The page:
Dan Barry: Should South Carolina Jews be forced to maintain this chimney built by Germans serving the Nazis?

Mayra Bitsko: Save me! An alien took over my child's personality

Frank Clayton: Get happy: 20 scientifically proven happiness activities

Susan Scutti: It's Genetic! Obesity and the 'Carb Breakdown' Gene

Lecia Bushak: Why Hand Sanitizer May Actually Harm Your Health

Stacy Rapacon: Great Funds You Can Own for $500 or Less

Cameron Huddleston: 7 Ways to Save on Home Decor

The Kosher Gourmet by Steve Petusevsky Exploring ingredients as edible-stuffed containers (TWO RECIPES + TIPS & TECHINQUES)

Jewish World Review August 5, 2013/ 29 Menachem-Av, 5773

Captured by the North Koreans, the Pueblo's crew members suffered terribly, and some are suffering still

By David Shribman




JewishWorldReview.com | The winter of 1968 was a very bad time for the United States. The My Lai massacre. The Battle of Khe Sanh. The Tet offensive. The civilian executed by a South Vietnamese soldier and the photograph of the killing flashed around the world.

Amid all that, North Korea seized an American spy ship, the USS Pueblo. If you are old enough to remember where you were when you first heard "Hey Jude" or if you actually know the words to "Love Is Blue," then you do not have to be told the significance of the loss of the Pueblo. You also do not have to go to Wikipedia.org to identify Lloyd M. Bucher.

Bucher, who died nine years ago, was the captain of the Pueblo, which was no prize, except to the North Koreans, adept then as now in transforming the symbolic into the dramatic. There were demands for the court-martial of Bucher, who, against maritime doctrine, gave up the ship, though the Navy finally acknowledged the captain might have been more canny than cowardly.

In retrospect we now see that while the seizure of the Pueblo was mortifying and maybe avoidable, Bucher did assure that a relatively minor incident didn't become the War of Jenkins' Ear of 1968, when the United States had bigger worries, like keeping the country from falling apart in a year that would soon include two assassinations, violence at a national political convention, a series of urban riots and the withdrawal of a president from his re-election campaign.

In this year of 50th anniversaries of all things 1963 -- we are only weeks away from the commemoration of the March on Washington led by Martin Luther King Jr., the first of the 1968 assassination victims -- it may seem premature to linger on events of 1968. They will have their commemorations in five years.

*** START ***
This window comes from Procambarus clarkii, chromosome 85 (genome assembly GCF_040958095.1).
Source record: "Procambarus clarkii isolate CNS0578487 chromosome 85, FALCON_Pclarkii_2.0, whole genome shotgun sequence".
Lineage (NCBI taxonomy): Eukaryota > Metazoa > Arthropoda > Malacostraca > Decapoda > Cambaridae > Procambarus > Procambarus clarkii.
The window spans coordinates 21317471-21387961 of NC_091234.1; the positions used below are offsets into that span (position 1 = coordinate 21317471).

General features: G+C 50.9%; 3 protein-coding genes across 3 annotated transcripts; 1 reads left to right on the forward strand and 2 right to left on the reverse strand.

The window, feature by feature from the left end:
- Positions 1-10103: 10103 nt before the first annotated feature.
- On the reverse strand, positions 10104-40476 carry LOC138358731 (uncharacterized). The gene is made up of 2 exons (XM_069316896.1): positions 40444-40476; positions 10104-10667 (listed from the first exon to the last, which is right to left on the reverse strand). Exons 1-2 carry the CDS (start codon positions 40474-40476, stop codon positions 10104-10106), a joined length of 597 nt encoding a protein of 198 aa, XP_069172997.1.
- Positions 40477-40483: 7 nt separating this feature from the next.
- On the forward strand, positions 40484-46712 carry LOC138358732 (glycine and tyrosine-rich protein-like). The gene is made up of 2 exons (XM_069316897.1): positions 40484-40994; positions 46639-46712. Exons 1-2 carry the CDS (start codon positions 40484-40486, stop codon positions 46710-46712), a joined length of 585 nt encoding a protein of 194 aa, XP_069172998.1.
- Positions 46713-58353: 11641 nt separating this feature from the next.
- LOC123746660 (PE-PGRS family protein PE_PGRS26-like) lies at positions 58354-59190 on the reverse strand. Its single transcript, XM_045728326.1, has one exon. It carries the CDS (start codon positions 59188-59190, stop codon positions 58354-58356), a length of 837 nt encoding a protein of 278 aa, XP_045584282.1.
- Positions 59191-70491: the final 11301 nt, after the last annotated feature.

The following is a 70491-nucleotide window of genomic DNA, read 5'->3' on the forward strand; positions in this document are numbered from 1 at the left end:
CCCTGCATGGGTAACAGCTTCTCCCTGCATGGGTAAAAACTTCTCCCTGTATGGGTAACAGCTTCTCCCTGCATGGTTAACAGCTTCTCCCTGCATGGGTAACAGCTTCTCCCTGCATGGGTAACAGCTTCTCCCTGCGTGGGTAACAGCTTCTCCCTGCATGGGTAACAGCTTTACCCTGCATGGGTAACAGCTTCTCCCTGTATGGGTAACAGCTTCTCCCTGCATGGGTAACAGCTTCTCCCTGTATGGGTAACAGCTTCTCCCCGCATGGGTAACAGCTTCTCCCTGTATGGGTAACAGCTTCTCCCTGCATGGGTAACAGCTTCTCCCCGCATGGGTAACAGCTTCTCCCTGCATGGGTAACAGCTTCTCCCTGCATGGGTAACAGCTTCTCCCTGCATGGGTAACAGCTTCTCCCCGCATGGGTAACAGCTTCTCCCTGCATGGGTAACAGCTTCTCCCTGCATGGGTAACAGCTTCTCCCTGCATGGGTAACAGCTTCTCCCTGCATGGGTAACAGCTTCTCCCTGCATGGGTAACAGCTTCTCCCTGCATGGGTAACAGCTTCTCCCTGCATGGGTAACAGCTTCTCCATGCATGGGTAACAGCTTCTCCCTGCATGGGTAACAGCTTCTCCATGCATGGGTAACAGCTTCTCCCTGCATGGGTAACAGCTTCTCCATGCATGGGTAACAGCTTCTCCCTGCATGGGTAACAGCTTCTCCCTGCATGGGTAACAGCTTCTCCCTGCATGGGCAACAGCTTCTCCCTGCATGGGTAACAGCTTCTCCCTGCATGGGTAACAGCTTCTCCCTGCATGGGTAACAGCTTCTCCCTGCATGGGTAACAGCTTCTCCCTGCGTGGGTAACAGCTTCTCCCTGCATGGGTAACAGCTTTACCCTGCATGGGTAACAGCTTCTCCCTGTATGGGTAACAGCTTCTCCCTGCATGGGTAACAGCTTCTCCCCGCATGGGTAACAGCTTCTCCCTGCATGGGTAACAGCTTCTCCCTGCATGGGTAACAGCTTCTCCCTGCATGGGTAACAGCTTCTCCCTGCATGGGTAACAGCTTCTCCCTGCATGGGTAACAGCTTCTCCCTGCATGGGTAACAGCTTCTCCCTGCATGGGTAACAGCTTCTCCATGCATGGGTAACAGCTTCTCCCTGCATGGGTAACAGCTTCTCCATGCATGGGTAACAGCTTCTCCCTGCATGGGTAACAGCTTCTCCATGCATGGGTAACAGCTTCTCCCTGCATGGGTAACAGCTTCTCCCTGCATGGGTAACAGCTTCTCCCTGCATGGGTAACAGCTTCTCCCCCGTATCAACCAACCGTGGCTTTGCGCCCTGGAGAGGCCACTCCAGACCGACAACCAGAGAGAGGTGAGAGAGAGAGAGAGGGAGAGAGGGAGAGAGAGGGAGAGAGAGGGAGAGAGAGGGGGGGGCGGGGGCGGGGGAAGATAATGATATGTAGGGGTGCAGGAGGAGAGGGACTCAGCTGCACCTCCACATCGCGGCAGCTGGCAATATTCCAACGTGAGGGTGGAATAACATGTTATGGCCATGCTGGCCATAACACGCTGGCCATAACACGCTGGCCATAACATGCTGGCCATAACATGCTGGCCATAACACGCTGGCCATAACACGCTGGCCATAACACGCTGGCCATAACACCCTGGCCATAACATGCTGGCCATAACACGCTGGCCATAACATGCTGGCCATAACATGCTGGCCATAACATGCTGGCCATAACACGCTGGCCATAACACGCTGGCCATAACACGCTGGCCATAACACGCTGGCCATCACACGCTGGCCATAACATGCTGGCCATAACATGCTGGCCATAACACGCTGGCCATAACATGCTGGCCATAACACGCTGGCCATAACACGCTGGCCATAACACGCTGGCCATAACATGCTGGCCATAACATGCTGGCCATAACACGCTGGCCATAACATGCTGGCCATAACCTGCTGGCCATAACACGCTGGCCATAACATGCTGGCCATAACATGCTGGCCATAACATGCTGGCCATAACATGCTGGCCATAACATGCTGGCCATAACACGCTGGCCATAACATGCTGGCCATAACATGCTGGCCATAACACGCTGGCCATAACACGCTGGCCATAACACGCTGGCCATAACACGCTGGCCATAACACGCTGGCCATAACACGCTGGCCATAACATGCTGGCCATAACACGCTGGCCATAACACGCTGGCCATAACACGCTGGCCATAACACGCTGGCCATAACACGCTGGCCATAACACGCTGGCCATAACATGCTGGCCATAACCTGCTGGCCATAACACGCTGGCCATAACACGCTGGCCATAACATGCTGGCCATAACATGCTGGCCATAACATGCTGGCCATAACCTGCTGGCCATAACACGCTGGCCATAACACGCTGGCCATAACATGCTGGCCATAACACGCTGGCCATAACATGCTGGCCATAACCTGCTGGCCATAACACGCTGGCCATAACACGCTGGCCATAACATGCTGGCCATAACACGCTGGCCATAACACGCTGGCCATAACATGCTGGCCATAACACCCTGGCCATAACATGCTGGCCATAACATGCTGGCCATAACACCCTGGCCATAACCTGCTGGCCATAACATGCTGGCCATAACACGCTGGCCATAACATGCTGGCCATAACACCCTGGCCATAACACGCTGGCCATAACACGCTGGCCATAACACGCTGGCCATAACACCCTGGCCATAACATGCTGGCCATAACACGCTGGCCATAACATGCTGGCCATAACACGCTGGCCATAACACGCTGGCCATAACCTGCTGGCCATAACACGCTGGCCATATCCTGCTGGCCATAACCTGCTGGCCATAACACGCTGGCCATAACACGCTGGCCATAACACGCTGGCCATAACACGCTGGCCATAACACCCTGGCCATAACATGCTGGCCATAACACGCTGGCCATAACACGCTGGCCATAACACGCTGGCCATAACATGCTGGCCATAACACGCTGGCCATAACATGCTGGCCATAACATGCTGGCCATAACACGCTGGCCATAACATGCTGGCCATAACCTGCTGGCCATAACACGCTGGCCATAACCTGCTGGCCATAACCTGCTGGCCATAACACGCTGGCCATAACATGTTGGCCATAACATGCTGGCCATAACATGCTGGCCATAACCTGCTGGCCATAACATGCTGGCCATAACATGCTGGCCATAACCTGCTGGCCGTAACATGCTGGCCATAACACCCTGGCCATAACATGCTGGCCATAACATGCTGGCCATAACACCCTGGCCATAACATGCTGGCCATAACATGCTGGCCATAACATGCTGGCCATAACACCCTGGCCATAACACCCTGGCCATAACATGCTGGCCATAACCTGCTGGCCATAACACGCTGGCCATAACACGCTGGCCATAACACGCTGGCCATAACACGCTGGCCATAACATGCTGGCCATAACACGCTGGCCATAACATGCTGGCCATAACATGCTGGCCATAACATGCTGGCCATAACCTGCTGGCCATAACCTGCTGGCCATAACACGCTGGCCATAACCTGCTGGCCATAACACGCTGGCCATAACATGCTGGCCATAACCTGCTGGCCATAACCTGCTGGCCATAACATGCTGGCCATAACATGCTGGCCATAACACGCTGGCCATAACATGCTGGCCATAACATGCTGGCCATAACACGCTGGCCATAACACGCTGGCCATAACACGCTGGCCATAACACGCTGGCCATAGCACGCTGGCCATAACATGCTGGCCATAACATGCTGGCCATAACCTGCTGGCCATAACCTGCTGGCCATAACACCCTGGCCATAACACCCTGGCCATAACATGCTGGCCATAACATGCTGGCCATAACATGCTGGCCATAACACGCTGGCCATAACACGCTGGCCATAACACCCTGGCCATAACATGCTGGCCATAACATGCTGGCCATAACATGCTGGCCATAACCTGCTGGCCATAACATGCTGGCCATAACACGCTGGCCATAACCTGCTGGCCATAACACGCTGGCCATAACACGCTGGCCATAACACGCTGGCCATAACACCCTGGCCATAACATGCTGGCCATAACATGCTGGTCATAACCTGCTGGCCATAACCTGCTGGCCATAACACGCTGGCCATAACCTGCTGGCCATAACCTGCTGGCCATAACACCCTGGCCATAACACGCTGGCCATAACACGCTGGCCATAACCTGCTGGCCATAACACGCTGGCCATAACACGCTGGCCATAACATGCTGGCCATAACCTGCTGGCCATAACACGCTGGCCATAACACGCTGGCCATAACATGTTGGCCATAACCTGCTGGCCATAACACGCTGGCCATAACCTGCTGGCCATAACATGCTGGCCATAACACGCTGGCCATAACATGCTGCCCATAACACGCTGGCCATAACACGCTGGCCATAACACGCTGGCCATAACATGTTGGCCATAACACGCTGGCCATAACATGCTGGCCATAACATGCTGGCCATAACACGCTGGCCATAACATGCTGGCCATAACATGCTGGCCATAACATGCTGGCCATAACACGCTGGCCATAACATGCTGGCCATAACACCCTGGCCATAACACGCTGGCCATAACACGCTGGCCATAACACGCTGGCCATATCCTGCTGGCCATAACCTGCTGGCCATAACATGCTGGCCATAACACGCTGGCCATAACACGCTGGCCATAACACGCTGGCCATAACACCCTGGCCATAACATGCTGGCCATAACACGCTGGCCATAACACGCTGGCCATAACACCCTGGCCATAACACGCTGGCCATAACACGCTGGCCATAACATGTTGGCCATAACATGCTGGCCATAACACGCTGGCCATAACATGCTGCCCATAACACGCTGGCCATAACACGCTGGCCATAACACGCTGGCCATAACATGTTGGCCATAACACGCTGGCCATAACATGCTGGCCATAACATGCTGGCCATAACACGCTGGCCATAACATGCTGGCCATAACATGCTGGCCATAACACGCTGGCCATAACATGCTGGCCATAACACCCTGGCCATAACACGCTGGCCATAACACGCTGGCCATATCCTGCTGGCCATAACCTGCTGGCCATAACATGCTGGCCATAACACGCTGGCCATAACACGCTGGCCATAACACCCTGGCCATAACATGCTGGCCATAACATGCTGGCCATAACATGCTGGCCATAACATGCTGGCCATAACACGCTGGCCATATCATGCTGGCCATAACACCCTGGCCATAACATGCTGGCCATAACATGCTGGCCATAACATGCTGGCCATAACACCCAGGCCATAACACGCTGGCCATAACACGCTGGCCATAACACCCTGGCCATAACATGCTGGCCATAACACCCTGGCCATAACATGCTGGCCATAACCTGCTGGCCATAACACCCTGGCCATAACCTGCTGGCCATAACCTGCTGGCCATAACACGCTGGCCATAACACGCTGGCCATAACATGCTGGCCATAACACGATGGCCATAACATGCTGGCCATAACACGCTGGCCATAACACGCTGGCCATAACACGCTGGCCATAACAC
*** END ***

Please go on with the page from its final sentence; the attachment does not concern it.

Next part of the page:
Indeed, we are examining 1968 and the seizure of the Pueblo only because of another anniversary -- the 60 years that have passed since the signing of the armistice that ended the most forgotten of American wars, the Korean conflict. President Barack Obama had the good grace the other day to offer a crisp little commemoration, saying that the veterans of that war "deserved better," which they did and do.

But in Pyongyang, where a fantasy-eyed 30-year-old ruler is outdoing his progenitors in the ludicrous, the festivities were more lavish, the rhetoric more ridiculous and the ballistic missiles planted on mobile launchers more menacing.

That 60-year commemoration was extended a few days last weekend when the North Koreans unveiled the ship, smartly freshened with a new coat of paint, for a new star turn on the global stage. It's the centerpiece of the country's Victorious Fatherland Liberation War Museum, though tourism in North Korea, until now focused on the straw-thatched cottage where the country's founder was born, is as fanciful a notion as the ideology of Kim Jong-un.

Unspoken is the torture endured by the men of the Pueblo. They thought they were going to be shot at dawn the day after they reached land. One remembered an interrogator clicking a gun at his head. Another never recovered from the frantic kicking he received.

"When we had fresh guards, they were apprehensive of us, but as they understood us better they became more brutal," Donald R. Peppard, a former cryptologic technician, recalled in a telephone conversation last week. "They were brutal because they could [be] -- and this was an entire country that believes the United States is the most evil nation on Earth," said Mr. Peppard, 76, who retired from the Navy in 1977 and now heads the Pueblo Veterans Association.

It is fitting that the crew of a ship captured around the time President Lyndon B. Johnson signed an order requiring all federal computers to support ASCII character coding has its own website. In its very first paragraph the site points out that the United States has never retaliated for the seizure of the ship, a fact that "guarantees the Pueblo's place as a watershed event in our nation's conscience."